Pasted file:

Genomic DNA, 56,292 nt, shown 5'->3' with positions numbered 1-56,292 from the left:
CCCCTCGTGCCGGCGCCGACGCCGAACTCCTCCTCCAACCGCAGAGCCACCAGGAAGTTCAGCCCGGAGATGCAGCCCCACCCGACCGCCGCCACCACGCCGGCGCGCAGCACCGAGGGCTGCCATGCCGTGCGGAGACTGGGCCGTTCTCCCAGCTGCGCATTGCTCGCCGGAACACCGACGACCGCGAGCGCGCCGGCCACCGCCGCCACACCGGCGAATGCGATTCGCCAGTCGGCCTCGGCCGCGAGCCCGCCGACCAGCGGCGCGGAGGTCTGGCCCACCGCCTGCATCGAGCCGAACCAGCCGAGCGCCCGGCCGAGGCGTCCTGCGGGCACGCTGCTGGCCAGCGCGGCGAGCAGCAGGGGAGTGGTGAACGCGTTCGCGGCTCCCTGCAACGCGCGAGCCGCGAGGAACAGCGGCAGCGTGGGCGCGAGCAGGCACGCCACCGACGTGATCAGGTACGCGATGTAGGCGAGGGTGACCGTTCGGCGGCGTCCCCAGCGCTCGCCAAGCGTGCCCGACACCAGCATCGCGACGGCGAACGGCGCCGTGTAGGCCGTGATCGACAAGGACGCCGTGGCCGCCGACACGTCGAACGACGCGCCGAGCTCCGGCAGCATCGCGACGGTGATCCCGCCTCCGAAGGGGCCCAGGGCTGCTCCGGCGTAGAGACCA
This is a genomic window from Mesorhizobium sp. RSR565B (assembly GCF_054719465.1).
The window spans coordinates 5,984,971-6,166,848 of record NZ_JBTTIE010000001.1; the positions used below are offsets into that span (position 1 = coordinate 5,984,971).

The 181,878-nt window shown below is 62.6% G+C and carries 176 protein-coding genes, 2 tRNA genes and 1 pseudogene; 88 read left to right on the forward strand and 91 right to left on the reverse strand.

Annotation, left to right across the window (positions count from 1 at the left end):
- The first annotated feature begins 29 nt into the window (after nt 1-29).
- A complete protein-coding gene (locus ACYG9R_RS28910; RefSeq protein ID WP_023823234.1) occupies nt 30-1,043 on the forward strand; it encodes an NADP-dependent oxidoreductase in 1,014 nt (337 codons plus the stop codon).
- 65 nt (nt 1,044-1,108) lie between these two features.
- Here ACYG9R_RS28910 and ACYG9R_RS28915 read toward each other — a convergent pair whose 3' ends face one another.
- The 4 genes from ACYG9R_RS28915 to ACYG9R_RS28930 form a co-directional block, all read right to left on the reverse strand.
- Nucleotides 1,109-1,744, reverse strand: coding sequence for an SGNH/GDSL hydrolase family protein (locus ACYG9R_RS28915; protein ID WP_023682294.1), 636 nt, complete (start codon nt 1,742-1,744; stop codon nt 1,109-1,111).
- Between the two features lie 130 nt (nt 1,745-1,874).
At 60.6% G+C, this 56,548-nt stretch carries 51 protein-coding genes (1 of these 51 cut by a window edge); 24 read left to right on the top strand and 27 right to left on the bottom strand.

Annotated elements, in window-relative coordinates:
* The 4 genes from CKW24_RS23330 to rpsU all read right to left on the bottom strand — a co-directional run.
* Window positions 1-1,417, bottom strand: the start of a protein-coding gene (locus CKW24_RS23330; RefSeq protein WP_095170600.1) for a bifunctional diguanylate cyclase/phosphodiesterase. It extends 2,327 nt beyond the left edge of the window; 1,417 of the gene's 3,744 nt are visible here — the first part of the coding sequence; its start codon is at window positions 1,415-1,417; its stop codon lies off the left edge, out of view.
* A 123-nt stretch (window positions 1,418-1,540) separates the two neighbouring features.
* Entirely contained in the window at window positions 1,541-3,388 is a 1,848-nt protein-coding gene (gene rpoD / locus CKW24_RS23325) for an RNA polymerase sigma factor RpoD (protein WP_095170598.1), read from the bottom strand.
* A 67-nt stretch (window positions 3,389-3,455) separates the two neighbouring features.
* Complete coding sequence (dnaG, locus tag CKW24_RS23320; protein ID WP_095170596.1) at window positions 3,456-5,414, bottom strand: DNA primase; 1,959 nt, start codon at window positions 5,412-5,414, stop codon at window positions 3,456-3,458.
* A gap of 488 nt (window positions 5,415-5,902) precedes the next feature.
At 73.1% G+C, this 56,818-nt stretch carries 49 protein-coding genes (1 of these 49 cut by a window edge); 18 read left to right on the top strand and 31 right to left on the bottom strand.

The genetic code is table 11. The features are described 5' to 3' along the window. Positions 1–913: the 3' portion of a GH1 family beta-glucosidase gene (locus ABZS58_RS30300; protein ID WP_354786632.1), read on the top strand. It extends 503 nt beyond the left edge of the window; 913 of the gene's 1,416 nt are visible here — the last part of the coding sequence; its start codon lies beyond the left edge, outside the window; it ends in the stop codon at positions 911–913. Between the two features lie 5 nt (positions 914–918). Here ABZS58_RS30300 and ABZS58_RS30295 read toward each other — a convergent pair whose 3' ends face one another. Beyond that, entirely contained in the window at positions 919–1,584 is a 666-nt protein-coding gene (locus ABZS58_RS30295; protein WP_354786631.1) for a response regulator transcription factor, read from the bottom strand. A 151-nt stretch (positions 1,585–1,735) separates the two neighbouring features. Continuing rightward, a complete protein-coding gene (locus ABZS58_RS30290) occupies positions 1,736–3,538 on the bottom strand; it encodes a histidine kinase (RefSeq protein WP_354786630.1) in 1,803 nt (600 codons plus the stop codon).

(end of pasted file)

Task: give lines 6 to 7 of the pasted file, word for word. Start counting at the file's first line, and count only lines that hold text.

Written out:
Annotation, left to right across the window (positions count from 1 at the left end):
- The first annotated feature begins 29 nt into the window (after nt 1-29).